The 44th Ohio and the Fight for Lewisburg
The men of the 36th and 44th Ohio regiments were just settling down to breakfast in their camp at Lewisburg, Virginia on the morning of May 23, 1862, when a clattering of musketry from the picket line accompanied by the booming of cannon announced that Henry Heth’s Confederates were on the attack.
“Our men immediately formed in line of battle and the work now began in earnest, which continued for nearly one hour and of as hard fighting as was ever done in so short a space of time,” Chaplain Thomas P. Childs of the 44th Ohio recalled. “The enemy opened with rifled cannon, aiming at some companies who were pressing over to the line of battle, in which one noble boy was killed, directly in the rear of our wagon yard. But most of their shots appeared to be aimed at our commissary and the wagon train which was being put in order. The shells buzzed over our heads and burst all around us for 15-20 minutes in a manner somewhat new to most of us. but no damage was done to the train except one mule killed belonging to the 36th Ohio and a shell passed through the stable, tearing the commissary clerk’s saddle to pieces, and a piece of it lodged in the feed trough while he was putting the bridle on his horse.”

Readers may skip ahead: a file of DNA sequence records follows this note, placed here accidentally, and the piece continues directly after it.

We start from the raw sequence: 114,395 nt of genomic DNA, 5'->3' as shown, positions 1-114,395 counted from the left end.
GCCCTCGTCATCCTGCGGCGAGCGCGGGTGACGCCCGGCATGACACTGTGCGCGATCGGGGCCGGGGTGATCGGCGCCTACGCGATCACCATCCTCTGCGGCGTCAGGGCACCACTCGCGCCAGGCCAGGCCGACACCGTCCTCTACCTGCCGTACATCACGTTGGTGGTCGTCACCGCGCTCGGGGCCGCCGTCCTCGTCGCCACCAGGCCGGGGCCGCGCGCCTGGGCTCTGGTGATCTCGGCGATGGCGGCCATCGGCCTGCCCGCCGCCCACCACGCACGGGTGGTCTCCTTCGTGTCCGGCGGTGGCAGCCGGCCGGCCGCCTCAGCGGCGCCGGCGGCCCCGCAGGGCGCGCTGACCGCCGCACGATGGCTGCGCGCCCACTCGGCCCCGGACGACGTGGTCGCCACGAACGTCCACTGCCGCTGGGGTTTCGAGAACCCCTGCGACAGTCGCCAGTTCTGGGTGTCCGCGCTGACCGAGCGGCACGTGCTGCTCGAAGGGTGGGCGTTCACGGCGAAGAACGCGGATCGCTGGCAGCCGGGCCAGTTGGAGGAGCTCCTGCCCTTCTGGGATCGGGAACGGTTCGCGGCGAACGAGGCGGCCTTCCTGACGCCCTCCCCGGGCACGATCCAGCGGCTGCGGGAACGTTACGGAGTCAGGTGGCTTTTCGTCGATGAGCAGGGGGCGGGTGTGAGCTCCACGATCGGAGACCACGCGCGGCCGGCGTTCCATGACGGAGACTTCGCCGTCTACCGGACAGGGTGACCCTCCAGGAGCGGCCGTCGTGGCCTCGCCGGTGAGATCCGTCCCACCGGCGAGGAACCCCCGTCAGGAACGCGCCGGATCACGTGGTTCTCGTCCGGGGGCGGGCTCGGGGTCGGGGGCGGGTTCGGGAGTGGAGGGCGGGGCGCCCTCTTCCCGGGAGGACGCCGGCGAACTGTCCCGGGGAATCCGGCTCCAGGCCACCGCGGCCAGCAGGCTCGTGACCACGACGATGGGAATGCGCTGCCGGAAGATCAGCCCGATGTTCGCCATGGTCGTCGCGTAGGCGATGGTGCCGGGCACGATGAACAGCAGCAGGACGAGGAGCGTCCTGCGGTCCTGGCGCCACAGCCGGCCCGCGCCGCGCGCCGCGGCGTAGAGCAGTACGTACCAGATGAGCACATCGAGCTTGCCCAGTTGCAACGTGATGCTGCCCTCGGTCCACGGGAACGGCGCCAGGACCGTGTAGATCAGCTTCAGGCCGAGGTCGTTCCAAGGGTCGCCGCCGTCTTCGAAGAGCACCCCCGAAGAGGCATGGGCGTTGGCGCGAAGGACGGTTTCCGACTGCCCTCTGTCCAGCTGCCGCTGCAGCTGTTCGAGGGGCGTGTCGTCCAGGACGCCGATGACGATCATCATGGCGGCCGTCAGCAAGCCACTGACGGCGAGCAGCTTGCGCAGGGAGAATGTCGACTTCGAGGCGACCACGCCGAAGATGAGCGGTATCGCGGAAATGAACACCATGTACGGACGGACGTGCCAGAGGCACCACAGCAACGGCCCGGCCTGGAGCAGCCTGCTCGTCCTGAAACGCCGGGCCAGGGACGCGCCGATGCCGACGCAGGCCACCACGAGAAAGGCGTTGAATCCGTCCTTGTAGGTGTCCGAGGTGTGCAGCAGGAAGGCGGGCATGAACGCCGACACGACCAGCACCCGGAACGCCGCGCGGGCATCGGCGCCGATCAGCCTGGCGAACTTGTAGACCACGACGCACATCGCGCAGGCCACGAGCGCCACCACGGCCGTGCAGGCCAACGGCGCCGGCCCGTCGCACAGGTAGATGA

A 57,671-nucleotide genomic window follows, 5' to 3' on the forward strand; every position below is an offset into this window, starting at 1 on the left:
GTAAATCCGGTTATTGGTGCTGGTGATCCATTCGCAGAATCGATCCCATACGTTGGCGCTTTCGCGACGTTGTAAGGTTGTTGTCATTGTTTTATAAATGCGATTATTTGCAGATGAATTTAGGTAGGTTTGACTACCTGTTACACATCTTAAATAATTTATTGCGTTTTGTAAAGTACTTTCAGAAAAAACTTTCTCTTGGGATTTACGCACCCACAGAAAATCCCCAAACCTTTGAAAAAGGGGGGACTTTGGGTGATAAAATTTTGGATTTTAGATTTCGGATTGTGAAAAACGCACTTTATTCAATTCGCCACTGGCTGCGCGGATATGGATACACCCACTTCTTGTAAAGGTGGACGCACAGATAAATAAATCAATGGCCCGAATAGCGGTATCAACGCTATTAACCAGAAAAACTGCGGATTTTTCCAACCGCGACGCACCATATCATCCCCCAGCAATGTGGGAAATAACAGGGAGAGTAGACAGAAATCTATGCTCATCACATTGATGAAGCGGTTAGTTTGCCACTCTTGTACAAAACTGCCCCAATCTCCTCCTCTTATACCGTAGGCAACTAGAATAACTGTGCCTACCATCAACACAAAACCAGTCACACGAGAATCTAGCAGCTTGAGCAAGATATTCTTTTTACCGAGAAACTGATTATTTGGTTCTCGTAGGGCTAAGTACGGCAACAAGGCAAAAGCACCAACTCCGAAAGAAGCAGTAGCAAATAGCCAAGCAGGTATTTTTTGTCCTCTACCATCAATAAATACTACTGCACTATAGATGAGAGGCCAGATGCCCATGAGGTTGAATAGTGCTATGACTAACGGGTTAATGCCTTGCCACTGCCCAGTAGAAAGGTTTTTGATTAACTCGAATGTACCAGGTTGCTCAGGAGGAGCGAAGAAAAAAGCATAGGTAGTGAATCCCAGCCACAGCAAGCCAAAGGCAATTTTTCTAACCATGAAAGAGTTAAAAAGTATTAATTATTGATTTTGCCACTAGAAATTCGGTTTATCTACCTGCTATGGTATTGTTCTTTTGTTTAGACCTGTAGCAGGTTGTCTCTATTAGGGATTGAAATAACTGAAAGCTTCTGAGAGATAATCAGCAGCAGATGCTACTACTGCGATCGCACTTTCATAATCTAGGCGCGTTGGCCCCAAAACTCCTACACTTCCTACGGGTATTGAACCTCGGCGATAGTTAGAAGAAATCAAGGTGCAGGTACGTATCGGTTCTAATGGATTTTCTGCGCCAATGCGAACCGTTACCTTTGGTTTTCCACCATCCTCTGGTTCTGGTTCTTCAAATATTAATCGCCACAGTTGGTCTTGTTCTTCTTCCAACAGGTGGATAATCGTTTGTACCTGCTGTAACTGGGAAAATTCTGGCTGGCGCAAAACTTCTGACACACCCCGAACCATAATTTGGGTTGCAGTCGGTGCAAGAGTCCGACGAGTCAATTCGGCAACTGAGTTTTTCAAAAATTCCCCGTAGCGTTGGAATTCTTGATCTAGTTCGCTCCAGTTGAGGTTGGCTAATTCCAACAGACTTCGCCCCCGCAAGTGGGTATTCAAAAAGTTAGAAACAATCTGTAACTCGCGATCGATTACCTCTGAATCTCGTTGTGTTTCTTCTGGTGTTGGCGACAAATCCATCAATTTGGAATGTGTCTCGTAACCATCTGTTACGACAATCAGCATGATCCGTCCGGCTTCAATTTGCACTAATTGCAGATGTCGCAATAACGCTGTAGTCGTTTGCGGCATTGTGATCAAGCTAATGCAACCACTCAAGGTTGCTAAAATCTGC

Thomas Perry Childs was born January 8, 1817 in Woodstock, Connecticut. Reverend Childs moved to Troy, Ohio and in 1840 he married Altazera Eaton with whom he had six children. At the outbreak of the war, he was serving as a Baptist clergyman. He was appointed chaplain of the 44th Ohio Infantry October 10, 1861 and was discharged November 6, 1862. After his wartime service, Reverend Childs returned to Troy where he continued to serve in ministry until the mid-1870s when continued health problems led him to resign his pastorate. In 1878, he was awarded a patent for his remedy for catarrh known as Childs’ Catarrh Specific, a remedy he developed to cure his own struggles with the disease. He died June 19, 1901, at Troy, Ohio and is buried at Riverside Cemetery in Troy.
His letter describing the Battle of Lewisburg was originally published in the June 5, 1862 edition of the Troy Times.
May 24, 1862
If you received my last letter you have, ere this can reach you, laid before your readers a description of our march from Gauley Bridge to this place, 62 miles, and within nine miles of White Sulphur Springs. We have received no Troy papers since we left Gauley and consequently are ignorant about our own communications, also locals at home. Yesterday morning we were attacked between five and six in the morning while our breakfasts were being cooked or smoking on the table, the Rebels expecting no doubt to create a panic, get up a stampede, walk in and help themselves to a warm breakfast which they probably needed very much.
But in an incredibly short time, our division of Cox’s brigade, or two regiments of it, the 44th Ohio and 36th Ohio, under command of Colonel George Crook were ready, marched down through town, met the enemy 3,000 strong with eleven pieces of artillery and a reserve of one regiment. Our men immediately formed in line of battle, or that part of them who had reached the scene and the work now began in earnest, which continued for nearly one hour and of as hard fighting as was ever done in so short a space of time.